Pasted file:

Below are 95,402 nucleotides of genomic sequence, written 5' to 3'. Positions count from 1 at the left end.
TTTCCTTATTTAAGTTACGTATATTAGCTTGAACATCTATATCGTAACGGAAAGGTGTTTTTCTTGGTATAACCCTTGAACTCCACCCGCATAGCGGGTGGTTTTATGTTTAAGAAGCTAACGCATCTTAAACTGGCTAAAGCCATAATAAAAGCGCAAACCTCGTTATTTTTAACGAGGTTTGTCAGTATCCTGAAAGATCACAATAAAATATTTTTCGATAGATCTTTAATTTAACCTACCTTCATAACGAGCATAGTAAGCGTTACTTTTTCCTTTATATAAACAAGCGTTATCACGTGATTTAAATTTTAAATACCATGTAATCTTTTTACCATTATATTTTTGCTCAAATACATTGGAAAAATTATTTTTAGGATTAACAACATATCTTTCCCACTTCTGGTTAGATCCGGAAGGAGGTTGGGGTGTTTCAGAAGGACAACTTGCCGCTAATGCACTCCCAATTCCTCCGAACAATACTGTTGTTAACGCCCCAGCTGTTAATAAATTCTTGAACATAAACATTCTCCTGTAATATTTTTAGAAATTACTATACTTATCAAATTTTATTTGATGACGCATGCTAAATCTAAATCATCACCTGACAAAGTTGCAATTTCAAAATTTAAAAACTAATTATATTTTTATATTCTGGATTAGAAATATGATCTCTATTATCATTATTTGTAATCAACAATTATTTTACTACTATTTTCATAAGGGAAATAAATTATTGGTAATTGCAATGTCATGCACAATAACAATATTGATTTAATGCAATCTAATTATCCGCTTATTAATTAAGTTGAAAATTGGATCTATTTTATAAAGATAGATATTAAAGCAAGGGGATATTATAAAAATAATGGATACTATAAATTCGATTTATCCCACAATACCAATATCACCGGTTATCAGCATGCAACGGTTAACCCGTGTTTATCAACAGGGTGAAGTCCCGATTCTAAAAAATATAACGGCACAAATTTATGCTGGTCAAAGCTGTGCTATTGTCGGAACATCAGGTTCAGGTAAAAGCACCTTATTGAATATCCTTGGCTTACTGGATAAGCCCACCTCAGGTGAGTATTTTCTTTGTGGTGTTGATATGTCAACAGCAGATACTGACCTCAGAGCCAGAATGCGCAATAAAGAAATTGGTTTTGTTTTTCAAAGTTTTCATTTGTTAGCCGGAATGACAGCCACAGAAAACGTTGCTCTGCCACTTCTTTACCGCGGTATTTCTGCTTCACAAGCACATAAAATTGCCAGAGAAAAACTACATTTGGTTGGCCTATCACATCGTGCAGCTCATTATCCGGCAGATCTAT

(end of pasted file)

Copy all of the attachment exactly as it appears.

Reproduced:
Below are 95,402 nucleotides of genomic sequence, written 5' to 3'. Positions count from 1 at the left end.
TTTCCTTATTTAAGTTACGTATATTAGCTTGAACATCTATATCGTAACGGAAAGGTGTTTTTCTTGGTATAACCCTTGAACTCCACCCGCATAGCGGGTGGTTTTATGTTTAAGAAGCTAACGCATCTTAAACTGGCTAAAGCCATAATAAAAGCGCAAACCTCGTTATTTTTAACGAGGTTTGTCAGTATCCTGAAAGATCACAATAAAATATTTTTCGATAGATCTTTAATTTAACCTACCTTCATAACGAGCATAGTAAGCGTTACTTTTTCCTTTATATAAACAAGCGTTATCACGTGATTTAAATTTTAAATACCATGTAATCTTTTTACCATTATATTTTTGCTCAAATACATTGGAAAAATTATTTTTAGGATTAACAACATATCTTTCCCACTTCTGGTTAGATCCGGAAGGAGGTTGGGGTGTTTCAGAAGGACAACTTGCCGCTAATGCACTCCCAATTCCTCCGAACAATACTGTTGTTAACGCCCCAGCTGTTAATAAATTCTTGAACATAAACATTCTCCTGTAATATTTTTAGAAATTACTATACTTATCAAATTTTATTTGATGACGCATGCTAAATCTAAATCATCACCTGACAAAGTTGCAATTTCAAAATTTAAAAACTAATTATATTTTTATATTCTGGATTAGAAATATGATCTCTATTATCATTATTTGTAATCAACAATTATTTTACTACTATTTTCATAAGGGAAATAAATTATTGGTAATTGCAATGTCATGCACAATAACAATATTGATTTAATGCAATCTAATTATCCGCTTATTAATTAAGTTGAAAATTGGATCTATTTTATAAAGATAGATATTAAAGCAAGGGGATATTATAAAAATAATGGATACTATAAATTCGATTTATCCCACAATACCAATATCACCGGTTATCAGCATGCAACGGTTAACCCGTGTTTATCAACAGGGTGAAGTCCCGATTCTAAAAAATATAACGGCACAAATTTATGCTGGTCAAAGCTGTGCTATTGTCGGAACATCAGGTTCAGGTAAAAGCACCTTATTGAATATCCTTGGCTTACTGGATAAGCCCACCTCAGGTGAGTATTTTCTTTGTGGTGTTGATATGTCAACAGCAGATACTGACCTCAGAGCCAGAATGCGCAATAAAGAAATTGGTTTTGTTTTTCAAAGTTTTCATTTGTTAGCCGGAATGACAGCCACAGAAAACGTTGCTCTGCCACTTCTTTACCGCGGTATTTCTGCTTCACAAGCACATAAAATTGCCAGAGAAAAACTACATTTGGTTGGCCTATCACATCGTGCAGCTCATTATCCGGCAGATCTAT